Planning on using your isolation to grow some fruit, vegetables and herbs that might come in handy over the coming months? Stylist spoke to gardener and cook Aaron Bertelsen about the best plants to grow now, and the best part is, you don’t even need a garden.
Spring is in the air and, self-isolation or otherwise, it’s the perfect moment to be planting seeds ready to reap the rewards in a few months’ time. And despite what you might think, there are plenty of vegetables, herbs and fruit that can be grown successfully in pots on balconies, in window boxes or on windowsills if you don’t have any outside space of your own.
It’s exactly this type of gardening that Aaron Bertelsen, from Great Dixter house in East Sussex, champions in his new book Growing Fruit & Vegetables In Pots. “Vegetable gardening has suddenly come into its own,” says Bertelsen. “Herbs are a fantastic option at the moment. It’s the perfect time to be planting your crops, and herbs like parsley will grow quite quickly. Now is also the time to plant salad crops, like beetroot and radish.”
What equipment do you need to grow vegetables at home?
You needn’t have a whole potting shed’s worth of gear either. “The great thing about pot gardening is you don’t need a lot of equipment – for putting the seeds in you could make little trenches with a kitchen knife, you don’t need to have special tools.”
If you want to reap the rewards sooner, Bertelsen recommends plug plants, which are tiny plants that have already germinated. “There are lots of mail order nurseries that will send you plug plants (try primrose.co.uk). They’ve done all the hard work for you – the plant is rooting well, it’s growing, you just need a pot and some soil ready to put it in.” As for soil, he recommends loam-based compost that is full of nutrients to help your plants grow.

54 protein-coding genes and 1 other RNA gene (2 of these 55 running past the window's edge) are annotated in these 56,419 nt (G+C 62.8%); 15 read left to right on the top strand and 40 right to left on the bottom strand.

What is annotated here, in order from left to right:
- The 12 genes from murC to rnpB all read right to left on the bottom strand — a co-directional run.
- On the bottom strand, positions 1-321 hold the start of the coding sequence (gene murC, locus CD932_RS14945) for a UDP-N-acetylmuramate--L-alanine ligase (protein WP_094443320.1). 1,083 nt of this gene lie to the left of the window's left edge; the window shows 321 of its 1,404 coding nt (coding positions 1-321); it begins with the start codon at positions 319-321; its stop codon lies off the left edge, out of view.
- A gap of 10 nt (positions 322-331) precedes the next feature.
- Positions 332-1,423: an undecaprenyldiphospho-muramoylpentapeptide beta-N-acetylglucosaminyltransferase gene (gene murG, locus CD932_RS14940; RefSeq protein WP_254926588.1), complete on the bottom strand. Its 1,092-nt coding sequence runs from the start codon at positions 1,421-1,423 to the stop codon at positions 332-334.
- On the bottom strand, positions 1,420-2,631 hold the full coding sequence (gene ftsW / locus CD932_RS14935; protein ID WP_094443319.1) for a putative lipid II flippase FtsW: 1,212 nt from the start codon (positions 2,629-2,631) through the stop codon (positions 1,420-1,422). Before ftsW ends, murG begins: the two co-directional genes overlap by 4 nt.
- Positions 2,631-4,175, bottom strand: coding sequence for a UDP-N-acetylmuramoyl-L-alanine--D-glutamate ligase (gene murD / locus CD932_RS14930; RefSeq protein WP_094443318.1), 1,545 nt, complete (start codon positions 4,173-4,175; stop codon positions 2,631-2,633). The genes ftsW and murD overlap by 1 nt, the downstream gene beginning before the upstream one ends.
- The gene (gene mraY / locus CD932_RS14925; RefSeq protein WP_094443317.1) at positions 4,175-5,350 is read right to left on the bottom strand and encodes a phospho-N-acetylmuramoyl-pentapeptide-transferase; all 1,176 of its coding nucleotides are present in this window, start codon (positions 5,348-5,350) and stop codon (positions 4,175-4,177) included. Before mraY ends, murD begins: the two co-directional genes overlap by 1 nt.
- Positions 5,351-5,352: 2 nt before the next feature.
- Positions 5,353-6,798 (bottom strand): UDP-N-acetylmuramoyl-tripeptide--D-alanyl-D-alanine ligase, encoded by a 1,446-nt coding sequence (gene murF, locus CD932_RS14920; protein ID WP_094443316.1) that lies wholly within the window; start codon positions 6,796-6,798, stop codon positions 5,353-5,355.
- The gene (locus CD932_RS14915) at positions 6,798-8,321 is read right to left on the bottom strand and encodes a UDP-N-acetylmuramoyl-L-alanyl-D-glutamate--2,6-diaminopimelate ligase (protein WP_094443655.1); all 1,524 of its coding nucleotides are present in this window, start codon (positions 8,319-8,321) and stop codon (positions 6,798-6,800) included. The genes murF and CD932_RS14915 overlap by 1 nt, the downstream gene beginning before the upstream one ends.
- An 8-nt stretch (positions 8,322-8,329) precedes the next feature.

Can you grow your own fruit at home?
While you obviously can’t fit an orchard on a balcony, you shouldn’t rule out fruit entirely. “Because more people are living in urban environments, a lot of breeders are producing dwarf stock (fruit trees small enough to grow in confined spaces), so in pots I’ve got apples, lots of different berries, apricots, peaches, nectarines. On the label it will say ‘dwarf’ or ‘patio’ – that’s what you need to go for.”
The three plants to grow now for a home-grown boost to your meal
How to grow radishes at home
Grow: Plant from seed in a shallow container in a sunny spot in spring, then move to semi-shade when the temperature creeps up. Water every other day and replant seeds as you harvest to ensure you have a supply all summer.
Harvest: This fast-growing crop will be ready within a month if the weather is good.
Cook: Serve whole as crudités with hummus and tzatziki, or use to add crunch and pepperiness to salads.
Choose: French Breakfast, a long variety ideal for dipping.
How to grow chard at home
Grow: Large-leaved vegetables prefer a shady, sheltered spot. Sow seeds directly into a large pot and water every other day.
Harvest: After six to eight weeks. Cut leaves off close to the base and pick from both the middle and the edges to keep air circulating and ward off mildew.
Cook: As you would spinach or kale – you can eat both the stems and leaves, so add to soups, stews or serve wilted with butter and salt, or in a homemade pesto.
Choose: Peppermint chard, for its vibrant pink stalks (it tastes like regular chard, not mint, by the way).
How to grow parsley at home
Grow: Another fan of the shade, opt for a plug plant here to speed things up and place in a medium-sized pot. Water every day, especially when it’s warm. If growing from seed, parsley is great on an indoor windowsill as it is slow to germinate if it’s too cold.
Harvest: After eight weeks from seed, quicker if using plug plants.
Cook: Finely chop and add to tabbouleh or in a simple garlic and olive oil pasta dish, or use to garnish pretty much anything.
Choose: Flat-leaf, the best variety for flavour.
Grow Fruit & Vegetables In Pots by Aaron Bertelsen (£24.95, Phaidon) is out now
Images: Getty Images